floral arrangement in a brown vase with small bamboo rods and yellow and orange flowers hanging at the top of the rods

A Floral Design Journey

By Cres Motzi AIFD, on

How does one chronicle a floral design journey? For me, what started out as something fun to do after my husband’s job relocation became a meaningful second career. It became a journey that meandered through time and brought me to unexpected and wonderful places, including my time at Longwood working toward my Certificate of Merit in Floral Design, to my time on a European floral design study tour that led to the realization of Dutch floral design diplomas, to returning to Longwood as a floral design instructor, in addition to many other endeavors and stops along the way. Next up on this journey are my upcoming series of classes at Longwood, which include an exploration of the roots of floral design and its evolution over the centuries while I create more than 10 arrangements to help demonstrate my own journey as a floral designer; a hands-on session on putting a modern twist of a typically symmetrical and formal design; and another hands-on session navigating the latest cutting-edge floral design techniques.


My growth and development as a floral artist were both blessed by nature and nurture. My late father was a painter. Sketching and painting from life was his usual practice. His subjects included countless specimens from the botanical realm, ranging from the home-grown to whatever were available at local markets. I had watched him practice his craft all my life. Maybe that rubbed off on me or I have inherited a bit of his artistic genes. My mother was a gardener and an excellent craftswoman who studied horticulture. Doing craft projects and dabbling in gardening with her are treasured memories. I gained an appreciation for all things of nature and the arts and crafts from my parents—a great foundation for any flower arranger.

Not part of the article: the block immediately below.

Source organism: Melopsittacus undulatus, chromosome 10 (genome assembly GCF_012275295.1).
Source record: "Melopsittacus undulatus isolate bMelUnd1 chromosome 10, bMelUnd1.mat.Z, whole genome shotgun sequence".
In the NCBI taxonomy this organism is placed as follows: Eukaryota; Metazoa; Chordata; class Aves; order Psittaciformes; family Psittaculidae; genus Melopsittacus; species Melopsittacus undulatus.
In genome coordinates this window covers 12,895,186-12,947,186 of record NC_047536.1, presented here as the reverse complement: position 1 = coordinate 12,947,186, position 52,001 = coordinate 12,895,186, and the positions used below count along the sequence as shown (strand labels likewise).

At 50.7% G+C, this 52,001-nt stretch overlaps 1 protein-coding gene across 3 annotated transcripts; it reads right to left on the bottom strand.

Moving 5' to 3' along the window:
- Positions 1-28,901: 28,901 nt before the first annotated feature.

two people at a desk with one watching the other paint

Watching my father at work. Photo provided by Cres Motzi.

a person at a table arranging orange flowers and leaves in a vase

Mother enjoying flowers from my garden. Photo by Cres Motzi.

My floral design education started with a course at a vocational-technical school in Cincinnati. The volunteer training program at the arboretum there also included a segment on floral design. A job change put a pause on my growing interest in flower arranging until we moved to Chester County, Pennsylvania, almost ten years later. We had visited and enjoyed Longwood Gardens before our move, but I hadn’t realized the breadth of Longwood’s educational offerings. I started studies for my Certificate of Merit in Floral Design in 2002 with the Basic 1 Floral Design class. Soon after I landed a floral design job at a local shop and attended every Longwood class that was on offer. Practicing was essential in honing my skills and working seemed to be a good way to accomplish that. Receiving the Longwood certificate in 2003 was a highlight in my budding career, and it deepened my desire to keep learning and growing.

During my time as a student at Longwood, I had always wanted to take part in a European study tour. However, schedule conflicts always got in the way. In 2006, I decided to venture out on my own. As a starter, attending the Boerma Instituut in Holland was scary. It was one of those “jump in with both feet” moments. I was stretched in all the good ways and had fun learning with classmates from different corners of the world. One of the hands-on projects gave us an opportunity to work as teams to create the display for a wholesale florist. Talk about pressure! Another was to decorate a car. It was gratifying to successfully complete the coursework for professional and advanced Dutch floral design diplomas. Not to mention the benefits of living with a warm and welcoming host family: a behind-the-scenes tour of the Aalsmeer Flower Auction, a tour of the region on their boat, visits to museums and places off the beaten path. It was another highlight in my continuing journey.

a person holding a bouquet of large green leaves and palm fronds

A bridal bouquet I created for Advanced Dutch Floral Design exam— more suitable for an extremely tall bride, not so much for my 5-foot half-inch frame. Photo provided by Cres Motzi.